From a renewable era to a non-renewable era and renewable era 2.0. The big difference between before and now? "At the push of a button, we can meet our needs in the way we seek, in the concentration we seek. In other words, the level of prosperity we have been able to achieve courtesy of fossil energy, we have used that fossil energy to no longer need it. And in a much better way to ensure that we can remain in a prosperous position for the next thousands of years. That's hopeful!"

Multiple transitions in one

According to Arash, it does not stop at the energy transition. "Because of the fundamental approach, it is also an economic transition. We are currently distributing the value creation. For example, with solar panels on all roofs. If you calculate that through, it has an incredible effect on our system. We are also in a social transition, because we people are connected differently. And finally, an institutional transition, because different laws and frameworks are required. A new mindset is needed more than ever."

"The more we can consciously devote our energy to building a future we believe in, the more effective we will make that future." - Arash Aazami

Three mindsets for system innovation

When talking about system innovation, the energy leader names three mindsets. 
-    The Seeker: the scientist who believes in something that is not yet (fully) proven and does everything possible to understand it better. "The answers we seek lie in nature."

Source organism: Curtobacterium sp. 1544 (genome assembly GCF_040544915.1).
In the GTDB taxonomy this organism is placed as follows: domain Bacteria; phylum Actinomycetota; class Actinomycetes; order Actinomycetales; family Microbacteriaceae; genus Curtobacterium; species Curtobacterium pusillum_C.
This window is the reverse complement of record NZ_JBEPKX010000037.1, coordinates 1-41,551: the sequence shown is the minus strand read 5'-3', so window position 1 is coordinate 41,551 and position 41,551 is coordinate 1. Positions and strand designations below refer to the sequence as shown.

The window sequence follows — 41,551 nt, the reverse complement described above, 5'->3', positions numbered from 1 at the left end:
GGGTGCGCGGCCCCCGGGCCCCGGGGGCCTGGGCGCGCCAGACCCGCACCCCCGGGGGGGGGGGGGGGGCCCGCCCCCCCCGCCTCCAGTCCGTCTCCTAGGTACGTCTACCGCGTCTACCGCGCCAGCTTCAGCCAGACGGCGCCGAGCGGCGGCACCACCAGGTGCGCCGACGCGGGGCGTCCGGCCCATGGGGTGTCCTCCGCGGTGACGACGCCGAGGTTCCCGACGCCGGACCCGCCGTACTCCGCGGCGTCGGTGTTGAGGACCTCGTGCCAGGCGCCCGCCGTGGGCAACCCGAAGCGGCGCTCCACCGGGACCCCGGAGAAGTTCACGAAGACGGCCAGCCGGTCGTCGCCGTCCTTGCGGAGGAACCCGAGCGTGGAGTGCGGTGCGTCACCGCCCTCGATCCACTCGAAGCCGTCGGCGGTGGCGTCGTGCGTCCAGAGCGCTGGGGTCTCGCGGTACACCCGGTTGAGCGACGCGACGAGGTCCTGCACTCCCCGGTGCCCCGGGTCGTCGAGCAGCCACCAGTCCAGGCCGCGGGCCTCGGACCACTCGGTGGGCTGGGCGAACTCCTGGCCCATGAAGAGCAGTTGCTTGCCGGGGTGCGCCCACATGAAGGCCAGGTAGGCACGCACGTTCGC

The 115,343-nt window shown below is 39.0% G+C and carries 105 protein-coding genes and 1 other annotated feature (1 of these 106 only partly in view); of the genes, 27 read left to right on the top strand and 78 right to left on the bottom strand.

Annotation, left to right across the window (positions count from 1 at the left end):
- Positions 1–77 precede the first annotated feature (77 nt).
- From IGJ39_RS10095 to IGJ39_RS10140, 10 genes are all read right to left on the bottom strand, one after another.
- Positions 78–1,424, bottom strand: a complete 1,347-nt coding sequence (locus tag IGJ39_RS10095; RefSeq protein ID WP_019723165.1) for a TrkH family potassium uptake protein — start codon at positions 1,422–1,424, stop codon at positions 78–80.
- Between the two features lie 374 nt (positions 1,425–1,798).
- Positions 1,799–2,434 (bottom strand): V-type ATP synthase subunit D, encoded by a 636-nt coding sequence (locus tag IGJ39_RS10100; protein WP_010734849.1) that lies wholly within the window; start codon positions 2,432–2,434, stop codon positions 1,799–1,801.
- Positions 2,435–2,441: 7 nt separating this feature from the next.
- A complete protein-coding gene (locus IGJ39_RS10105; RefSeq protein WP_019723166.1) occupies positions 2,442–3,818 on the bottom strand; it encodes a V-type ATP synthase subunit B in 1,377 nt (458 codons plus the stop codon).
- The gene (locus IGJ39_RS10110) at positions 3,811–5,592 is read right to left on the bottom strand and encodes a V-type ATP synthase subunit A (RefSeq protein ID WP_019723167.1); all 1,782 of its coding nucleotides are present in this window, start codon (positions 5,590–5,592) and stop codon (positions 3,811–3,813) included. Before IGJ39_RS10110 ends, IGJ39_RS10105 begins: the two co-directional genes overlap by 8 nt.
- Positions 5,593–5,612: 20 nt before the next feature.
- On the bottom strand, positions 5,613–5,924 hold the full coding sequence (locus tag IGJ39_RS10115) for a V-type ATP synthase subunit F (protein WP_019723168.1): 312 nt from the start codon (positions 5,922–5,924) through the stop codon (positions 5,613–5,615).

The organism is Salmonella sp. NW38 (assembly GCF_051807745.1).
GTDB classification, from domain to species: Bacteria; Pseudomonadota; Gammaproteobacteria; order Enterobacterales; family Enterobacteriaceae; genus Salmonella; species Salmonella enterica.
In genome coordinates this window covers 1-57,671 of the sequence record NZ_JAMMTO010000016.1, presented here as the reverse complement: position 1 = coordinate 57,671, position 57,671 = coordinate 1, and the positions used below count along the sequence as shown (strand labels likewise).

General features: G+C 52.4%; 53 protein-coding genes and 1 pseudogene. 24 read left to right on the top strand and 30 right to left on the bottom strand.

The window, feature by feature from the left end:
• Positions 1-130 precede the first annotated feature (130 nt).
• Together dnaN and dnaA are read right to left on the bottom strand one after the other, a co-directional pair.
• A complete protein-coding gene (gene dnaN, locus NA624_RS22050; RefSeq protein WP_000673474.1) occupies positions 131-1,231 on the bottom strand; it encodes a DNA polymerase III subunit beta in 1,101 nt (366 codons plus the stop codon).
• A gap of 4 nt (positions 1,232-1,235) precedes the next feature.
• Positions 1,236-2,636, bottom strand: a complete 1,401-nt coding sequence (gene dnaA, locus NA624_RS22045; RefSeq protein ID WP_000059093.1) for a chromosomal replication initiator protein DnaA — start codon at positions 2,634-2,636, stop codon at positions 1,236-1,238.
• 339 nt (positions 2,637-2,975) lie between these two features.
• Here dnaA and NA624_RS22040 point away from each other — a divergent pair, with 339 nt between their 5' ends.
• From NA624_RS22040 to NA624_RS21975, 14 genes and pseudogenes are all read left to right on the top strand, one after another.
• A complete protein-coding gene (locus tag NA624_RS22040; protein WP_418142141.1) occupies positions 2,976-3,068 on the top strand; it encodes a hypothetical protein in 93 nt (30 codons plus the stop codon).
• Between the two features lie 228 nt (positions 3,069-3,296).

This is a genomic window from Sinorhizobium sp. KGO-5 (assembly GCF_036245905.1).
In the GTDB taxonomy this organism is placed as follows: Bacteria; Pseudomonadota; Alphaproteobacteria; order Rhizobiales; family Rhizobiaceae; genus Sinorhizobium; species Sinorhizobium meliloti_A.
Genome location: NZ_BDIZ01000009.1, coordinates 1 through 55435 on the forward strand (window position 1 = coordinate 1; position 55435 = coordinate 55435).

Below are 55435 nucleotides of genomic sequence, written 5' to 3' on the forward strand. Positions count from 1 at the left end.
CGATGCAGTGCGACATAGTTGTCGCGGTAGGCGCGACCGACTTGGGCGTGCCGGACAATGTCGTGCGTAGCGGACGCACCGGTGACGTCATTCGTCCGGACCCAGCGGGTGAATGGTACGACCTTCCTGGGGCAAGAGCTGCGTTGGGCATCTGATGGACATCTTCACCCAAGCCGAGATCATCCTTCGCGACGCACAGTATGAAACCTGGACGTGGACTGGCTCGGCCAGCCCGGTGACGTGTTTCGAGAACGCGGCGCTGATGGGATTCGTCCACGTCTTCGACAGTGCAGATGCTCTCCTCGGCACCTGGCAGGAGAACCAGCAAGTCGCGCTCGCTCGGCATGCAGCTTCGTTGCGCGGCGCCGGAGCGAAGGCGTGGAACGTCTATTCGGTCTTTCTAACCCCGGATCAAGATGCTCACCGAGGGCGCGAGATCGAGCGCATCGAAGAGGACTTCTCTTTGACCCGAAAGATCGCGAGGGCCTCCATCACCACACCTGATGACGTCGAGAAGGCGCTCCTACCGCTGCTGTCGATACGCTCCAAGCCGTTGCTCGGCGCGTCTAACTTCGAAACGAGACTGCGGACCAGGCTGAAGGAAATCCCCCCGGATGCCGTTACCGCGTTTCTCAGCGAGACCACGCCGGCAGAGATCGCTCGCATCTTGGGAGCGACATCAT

-    The Artist: a creative person with very crazy ideas. From turning on an LED light bulb by petting a plant to making a glacier in the desert. "It's all possible thanks to the artist mindset."
-    The Hacker: the nerd who looks at a system as it is and knows how to harness it to achieve something. First: internet needs energy. Now: energy needs internet. "Digitization and energy transition go hand in hand: an Internet of energy."

From consumer to prosumer

With the advent of the www protocol in 1989, something big happened: we could communicate with each other unambiguously and interactively, anywhere, anytime.   "Now we are prosumers of knowledge and expertise. Not just buyer, also provider." This had a huge social impact, with 5 billion Internet users by 2022. Arash sees this same development in the energy domain. "Our current energy system is perfectly designed for one-way traffic. But decentralized renewable energy causes stress in a centralized system. Congestion has therefore become the new reality. A distributed system is desperately needed. No more providers or takers, but two-way traffic. Anyone can be anything."

In conclusion, Arash says, "This is our moment in which we have the choice, the space, the opportunity to move beyond the 'culture of competition' (having something the other does not have and therefore creating value). This is for the first time the moment where we have the option as a community to move to a 'culture of collaboration' and together be more than the sum of our parts."

"I invite you to dream, but most of all to turn those dreams into action. Because that is where you will make a difference!" - Arash Aazami